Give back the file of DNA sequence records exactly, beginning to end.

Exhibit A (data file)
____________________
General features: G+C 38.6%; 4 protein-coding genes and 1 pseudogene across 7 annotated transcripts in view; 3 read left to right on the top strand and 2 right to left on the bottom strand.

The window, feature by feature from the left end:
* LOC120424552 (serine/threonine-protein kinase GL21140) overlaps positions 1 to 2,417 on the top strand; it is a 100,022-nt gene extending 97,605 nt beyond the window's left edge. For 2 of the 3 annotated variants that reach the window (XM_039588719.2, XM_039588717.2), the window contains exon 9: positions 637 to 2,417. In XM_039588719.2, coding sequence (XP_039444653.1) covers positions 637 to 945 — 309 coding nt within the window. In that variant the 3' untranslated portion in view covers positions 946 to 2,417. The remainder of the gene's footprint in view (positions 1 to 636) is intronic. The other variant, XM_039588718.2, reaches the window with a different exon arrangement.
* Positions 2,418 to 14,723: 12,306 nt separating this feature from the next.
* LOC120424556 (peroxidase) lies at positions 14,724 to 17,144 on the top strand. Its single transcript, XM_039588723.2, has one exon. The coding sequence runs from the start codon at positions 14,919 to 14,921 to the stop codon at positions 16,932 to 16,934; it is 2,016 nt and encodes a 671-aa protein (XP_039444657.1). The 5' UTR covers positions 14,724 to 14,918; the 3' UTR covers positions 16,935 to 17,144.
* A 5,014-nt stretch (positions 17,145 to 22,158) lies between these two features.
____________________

General features: G+C 38.6%; 4 protein-coding genes and 1 pseudogene across 7 annotated transcripts in view; 3 read left to right on the top strand and 2 right to left on the bottom strand.

The window, feature by feature from the left end:
* LOC120424552 (serine/threonine-protein kinase GL21140) overlaps positions 1 to 2,417 on the top strand; it is a 100,022-nt gene extending 97,605 nt beyond the window's left edge. For 2 of the 3 annotated variants that reach the window (XM_039588719.2, XM_039588717.2), the window contains exon 9: positions 637 to 2,417. In XM_039588719.2, coding sequence (XP_039444653.1) covers positions 637 to 945 — 309 coding nt within the window. In that variant the 3' untranslated portion in view covers positions 946 to 2,417. The remainder of the gene's footprint in view (positions 1 to 636) is intronic. The other variant, XM_039588718.2, reaches the window with a different exon arrangement.
* Positions 2,418 to 14,723: 12,306 nt separating this feature from the next.
* LOC120424556 (peroxidase) lies at positions 14,724 to 17,144 on the top strand. Its single transcript, XM_039588723.2, has one exon. The coding sequence runs from the start codon at positions 14,919 to 14,921 to the stop codon at positions 16,932 to 16,934; it is 2,016 nt and encodes a 671-aa protein (XP_039444657.1). The 5' UTR covers positions 14,724 to 14,918; the 3' UTR covers positions 16,935 to 17,144.
* A 5,014-nt stretch (positions 17,145 to 22,158) lies between these two features.